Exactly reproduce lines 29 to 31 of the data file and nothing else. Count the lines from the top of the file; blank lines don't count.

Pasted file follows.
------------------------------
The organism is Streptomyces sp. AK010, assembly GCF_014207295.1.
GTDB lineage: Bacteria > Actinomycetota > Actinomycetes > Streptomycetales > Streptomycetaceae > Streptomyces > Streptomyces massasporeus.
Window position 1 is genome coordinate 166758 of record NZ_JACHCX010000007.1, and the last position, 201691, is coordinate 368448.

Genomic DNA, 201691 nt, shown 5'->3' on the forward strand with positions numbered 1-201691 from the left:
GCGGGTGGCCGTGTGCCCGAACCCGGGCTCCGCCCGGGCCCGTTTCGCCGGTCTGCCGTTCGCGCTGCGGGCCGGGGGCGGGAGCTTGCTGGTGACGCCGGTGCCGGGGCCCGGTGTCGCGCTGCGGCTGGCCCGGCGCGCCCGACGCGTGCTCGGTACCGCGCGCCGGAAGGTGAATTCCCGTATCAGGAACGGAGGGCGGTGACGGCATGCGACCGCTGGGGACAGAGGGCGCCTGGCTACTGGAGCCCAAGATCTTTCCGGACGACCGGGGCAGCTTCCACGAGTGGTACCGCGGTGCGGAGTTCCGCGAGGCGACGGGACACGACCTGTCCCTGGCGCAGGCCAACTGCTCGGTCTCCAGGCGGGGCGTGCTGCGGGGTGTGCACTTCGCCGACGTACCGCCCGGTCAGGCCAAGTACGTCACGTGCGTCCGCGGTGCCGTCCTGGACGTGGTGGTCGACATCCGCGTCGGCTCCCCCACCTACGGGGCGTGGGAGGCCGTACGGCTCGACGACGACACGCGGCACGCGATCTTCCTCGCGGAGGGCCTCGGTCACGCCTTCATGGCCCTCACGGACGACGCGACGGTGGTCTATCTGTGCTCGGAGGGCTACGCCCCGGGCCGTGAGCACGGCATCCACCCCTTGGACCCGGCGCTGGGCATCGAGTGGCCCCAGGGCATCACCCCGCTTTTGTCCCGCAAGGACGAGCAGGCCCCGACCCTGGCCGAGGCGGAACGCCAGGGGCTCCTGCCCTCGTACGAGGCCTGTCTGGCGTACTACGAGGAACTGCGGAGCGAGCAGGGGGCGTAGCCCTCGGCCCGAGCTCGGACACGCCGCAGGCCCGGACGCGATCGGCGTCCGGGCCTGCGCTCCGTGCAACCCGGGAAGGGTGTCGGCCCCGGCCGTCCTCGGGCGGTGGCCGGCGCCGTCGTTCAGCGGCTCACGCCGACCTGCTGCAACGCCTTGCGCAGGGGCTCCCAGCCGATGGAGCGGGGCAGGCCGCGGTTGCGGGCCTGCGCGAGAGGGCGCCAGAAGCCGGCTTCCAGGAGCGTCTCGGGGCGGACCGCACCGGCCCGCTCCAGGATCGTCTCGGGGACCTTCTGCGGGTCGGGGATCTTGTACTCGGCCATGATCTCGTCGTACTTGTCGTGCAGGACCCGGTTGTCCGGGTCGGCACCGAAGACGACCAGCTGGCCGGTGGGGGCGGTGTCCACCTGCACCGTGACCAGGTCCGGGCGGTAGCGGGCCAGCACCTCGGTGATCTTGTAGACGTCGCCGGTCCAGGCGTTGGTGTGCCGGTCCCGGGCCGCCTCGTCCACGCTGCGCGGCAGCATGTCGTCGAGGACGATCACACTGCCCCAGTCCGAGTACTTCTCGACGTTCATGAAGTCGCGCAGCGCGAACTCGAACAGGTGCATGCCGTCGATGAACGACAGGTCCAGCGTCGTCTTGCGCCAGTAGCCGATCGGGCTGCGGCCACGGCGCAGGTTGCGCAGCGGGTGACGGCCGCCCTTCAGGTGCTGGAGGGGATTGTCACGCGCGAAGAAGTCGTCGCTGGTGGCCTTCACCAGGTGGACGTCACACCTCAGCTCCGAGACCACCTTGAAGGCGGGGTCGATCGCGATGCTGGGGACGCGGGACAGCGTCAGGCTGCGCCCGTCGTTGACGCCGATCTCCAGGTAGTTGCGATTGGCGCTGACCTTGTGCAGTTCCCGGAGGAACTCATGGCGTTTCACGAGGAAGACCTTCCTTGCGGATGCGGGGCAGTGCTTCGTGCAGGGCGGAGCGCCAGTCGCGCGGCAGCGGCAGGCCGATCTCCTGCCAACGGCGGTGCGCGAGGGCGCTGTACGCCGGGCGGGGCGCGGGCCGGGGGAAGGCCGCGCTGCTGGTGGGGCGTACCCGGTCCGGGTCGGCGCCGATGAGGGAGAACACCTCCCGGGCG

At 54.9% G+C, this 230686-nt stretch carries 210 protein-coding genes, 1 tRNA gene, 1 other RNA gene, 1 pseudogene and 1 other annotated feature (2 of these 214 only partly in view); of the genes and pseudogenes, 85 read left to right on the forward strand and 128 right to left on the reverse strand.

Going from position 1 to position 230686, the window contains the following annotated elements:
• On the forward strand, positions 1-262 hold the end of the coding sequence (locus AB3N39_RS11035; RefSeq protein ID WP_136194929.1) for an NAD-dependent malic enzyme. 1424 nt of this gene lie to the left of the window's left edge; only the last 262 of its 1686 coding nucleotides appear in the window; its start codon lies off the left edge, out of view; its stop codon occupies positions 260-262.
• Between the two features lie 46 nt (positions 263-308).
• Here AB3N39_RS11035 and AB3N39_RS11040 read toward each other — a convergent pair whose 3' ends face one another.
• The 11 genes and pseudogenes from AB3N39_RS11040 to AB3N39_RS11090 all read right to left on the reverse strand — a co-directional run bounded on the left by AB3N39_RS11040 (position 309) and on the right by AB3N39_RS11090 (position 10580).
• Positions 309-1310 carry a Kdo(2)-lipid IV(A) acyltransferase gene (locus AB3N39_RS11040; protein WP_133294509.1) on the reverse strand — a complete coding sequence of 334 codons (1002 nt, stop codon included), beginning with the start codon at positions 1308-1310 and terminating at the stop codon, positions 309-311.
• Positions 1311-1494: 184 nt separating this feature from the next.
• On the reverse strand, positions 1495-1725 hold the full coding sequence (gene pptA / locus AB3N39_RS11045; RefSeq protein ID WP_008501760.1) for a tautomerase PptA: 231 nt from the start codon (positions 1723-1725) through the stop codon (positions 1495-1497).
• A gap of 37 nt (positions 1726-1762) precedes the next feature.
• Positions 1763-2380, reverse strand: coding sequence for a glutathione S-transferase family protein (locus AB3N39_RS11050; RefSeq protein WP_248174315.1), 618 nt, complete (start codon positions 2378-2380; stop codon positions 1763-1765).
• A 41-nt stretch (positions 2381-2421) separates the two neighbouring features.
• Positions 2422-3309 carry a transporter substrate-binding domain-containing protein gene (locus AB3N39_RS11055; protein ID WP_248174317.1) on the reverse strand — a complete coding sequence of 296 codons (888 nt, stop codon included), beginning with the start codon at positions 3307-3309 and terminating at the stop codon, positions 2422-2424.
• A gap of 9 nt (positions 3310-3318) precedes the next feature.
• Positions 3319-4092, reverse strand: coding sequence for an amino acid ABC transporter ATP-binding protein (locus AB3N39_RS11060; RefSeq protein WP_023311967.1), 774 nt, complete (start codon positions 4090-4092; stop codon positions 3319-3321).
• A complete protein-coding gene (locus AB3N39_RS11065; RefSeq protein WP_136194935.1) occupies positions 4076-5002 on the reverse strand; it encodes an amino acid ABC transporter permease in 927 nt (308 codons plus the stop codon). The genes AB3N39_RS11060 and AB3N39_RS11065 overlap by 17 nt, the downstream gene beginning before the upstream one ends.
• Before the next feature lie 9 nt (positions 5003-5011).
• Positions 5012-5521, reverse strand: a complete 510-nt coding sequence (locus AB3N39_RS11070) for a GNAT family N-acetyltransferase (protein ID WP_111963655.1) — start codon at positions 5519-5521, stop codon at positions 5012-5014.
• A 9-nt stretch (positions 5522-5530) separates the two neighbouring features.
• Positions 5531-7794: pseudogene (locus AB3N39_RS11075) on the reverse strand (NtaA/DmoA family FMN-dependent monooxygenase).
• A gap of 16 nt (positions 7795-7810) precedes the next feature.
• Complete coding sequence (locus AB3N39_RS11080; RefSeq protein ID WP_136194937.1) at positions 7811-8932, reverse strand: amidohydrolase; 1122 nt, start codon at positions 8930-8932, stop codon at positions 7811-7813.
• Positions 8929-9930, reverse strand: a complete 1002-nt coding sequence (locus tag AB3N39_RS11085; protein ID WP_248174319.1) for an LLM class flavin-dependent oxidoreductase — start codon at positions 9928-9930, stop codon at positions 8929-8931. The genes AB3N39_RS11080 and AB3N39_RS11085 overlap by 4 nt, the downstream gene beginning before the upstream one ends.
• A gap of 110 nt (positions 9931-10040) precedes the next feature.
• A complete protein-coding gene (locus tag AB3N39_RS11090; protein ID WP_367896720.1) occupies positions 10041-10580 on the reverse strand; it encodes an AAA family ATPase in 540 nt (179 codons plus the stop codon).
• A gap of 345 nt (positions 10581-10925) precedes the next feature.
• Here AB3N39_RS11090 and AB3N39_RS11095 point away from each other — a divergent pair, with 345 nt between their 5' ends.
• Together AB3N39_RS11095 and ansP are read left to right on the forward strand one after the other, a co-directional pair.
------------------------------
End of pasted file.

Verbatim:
• A gap of 110 nt (positions 9931-10040) precedes the next feature.
• A complete protein-coding gene (locus tag AB3N39_RS11090; protein ID WP_367896720.1) occupies positions 10041-10580 on the reverse strand; it encodes an AAA family ATPase in 540 nt (179 codons plus the stop codon).
• A gap of 345 nt (positions 10581-10925) precedes the next feature.